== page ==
This is a charmingly written story, with a very light and informal style. The style makes it a quick read, as you feel like Gillingham is chatting to you as a friend, as he does with Bill. It has all the elements needed for a fun country house murder - secret passages, long lost brothers, missing keys to locked rooms, and even a ghost. Well, admittedly, this is an actress (one of the guests) dressing up as a ghost as a joke on Mark, but I think it still counts as a ghost. She’s important to the plot and that’s all that really counts.

Gillingham has an interesting ability that turns out to be very useful in a detective: he notices little details and accurately describes what he sees later, even if he hasn’t even been focussing on the details he notices. And he files away everything he hears without conscious thought, until his brain makes connections between seemingly unrelated conversations at a later time. He also has no connection to Mark or Cayley, and is able to think about their actions clearly, unlike Bill who is initially unwilling to think anything bad about people he knows.

In contrast, Bill is like a big child who treats the whole investigation as a game for his amusement. As he sets out to stalk Cayley and ensure he is out of the way while he and Gillingham search for the secret passage they are sure exists in the house, his thoughts run like those of an excited child: “this was glorious fun … people were always doing that sort of thing in books, and he had been filled with a hopeless envy of them: well, now he was actually going to do it himself. What fun!” He doesn’t think through the implications of what they might discover until the end.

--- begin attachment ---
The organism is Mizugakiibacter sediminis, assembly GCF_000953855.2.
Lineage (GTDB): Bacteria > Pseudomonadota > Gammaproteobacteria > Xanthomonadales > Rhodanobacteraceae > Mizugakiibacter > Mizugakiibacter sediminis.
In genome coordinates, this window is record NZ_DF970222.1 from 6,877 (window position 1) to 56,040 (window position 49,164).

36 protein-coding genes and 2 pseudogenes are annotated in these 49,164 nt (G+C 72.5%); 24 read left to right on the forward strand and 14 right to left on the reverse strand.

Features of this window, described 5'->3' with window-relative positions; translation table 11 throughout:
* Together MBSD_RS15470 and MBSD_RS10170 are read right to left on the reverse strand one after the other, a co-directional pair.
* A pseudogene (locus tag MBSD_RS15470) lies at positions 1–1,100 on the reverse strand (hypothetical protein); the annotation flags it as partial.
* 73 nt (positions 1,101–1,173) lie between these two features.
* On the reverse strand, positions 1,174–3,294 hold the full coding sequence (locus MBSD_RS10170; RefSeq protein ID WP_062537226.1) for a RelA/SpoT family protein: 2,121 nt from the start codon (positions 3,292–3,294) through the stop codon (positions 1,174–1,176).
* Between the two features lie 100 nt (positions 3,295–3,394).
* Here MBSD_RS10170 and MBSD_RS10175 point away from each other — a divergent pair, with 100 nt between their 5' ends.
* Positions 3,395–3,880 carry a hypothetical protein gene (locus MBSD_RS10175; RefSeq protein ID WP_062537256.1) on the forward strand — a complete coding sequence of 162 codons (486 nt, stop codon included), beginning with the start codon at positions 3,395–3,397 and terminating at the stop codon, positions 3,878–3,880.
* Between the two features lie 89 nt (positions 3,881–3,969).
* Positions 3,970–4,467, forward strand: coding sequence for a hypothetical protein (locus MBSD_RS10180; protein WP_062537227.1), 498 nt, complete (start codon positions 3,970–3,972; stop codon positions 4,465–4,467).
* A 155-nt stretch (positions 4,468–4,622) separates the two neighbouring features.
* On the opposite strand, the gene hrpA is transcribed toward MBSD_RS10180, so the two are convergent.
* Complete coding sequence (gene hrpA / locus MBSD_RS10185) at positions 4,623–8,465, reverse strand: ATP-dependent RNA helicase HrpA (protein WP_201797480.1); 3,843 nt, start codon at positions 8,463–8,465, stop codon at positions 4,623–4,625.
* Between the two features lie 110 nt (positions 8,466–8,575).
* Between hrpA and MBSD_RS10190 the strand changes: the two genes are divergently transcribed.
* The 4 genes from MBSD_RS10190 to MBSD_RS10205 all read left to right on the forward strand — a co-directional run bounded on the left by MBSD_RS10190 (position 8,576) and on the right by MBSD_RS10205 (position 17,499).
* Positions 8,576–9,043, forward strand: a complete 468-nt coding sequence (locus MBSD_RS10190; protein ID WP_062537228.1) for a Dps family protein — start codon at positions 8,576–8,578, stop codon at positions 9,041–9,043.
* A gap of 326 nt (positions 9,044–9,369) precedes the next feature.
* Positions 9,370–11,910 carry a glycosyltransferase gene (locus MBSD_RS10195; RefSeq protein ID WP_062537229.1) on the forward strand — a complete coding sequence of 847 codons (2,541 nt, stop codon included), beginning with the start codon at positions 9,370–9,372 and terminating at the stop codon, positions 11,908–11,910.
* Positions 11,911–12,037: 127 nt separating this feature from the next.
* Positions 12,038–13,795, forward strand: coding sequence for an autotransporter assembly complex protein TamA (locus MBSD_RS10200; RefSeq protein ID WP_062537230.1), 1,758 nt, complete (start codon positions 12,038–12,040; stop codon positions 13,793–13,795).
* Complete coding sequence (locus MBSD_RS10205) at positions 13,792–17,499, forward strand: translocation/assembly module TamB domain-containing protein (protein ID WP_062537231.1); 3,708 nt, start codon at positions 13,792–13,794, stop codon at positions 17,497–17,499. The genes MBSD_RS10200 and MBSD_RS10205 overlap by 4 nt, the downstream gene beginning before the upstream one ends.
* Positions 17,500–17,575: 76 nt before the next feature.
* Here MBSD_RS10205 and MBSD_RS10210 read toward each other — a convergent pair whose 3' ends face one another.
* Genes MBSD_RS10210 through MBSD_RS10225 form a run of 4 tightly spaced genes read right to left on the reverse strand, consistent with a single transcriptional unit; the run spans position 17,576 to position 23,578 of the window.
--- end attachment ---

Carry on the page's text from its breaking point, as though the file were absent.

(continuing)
Together, Gillingham and Bill pick up a number of important clues which Gillingham cleverly puts together to figure out what has happened. If this was real life, the solution would be completely implausible, but I’m with John Dickson Carr on this subject: “A great part of our liking for detective fiction is based on a liking for improbability” (The Hollow Man, p.153). That the plot is implausible is completely irrelevant to it being incredibly clever and well thought out. The whole murder plot is ingenious, and Gillingham’s unravelling of it is equally ingenious. Milne plays fair with his readers and shares all of the clues, but the solution still comes as a clever surprise.

This book was a lot of fun and I really enjoyed it. Even though it was the only mystery Milne wrote, it deservedly earned him his membership of the Detection Club. Highly recommended.

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“Are you prepared to be the complete Watson?” he asked.


“Do-you-follow-me-Watson; that one. Are you prepared to have quite obvious things explained to you, to ask futile questions, to give me chances of scoring off you, to make brilliant discoveries of your own two or three days after I have made them myself all that kind of thing? Because it all helps.”

“My dear Tony,” said Bill delightedly, “need you ask?” Antony said nothing, and Bill went on happily to himself, “I perceive from the strawberry-mark on your shirt-front that you had strawberries for dessert. Holmes, you astonish me. Tut, tut, you know my methods. Where is the tobacco? The tobacco is in the Persian slipper. Can I leave my practice for a week? I can.”

The Red House Mystery, page 56

“You're the perfect Watson, Bill. You take to it quite naturally. Properly speaking, I oughtn't to explain till the last chapter, but I always think that that's so unfair.”

The Red House Mystery, page 59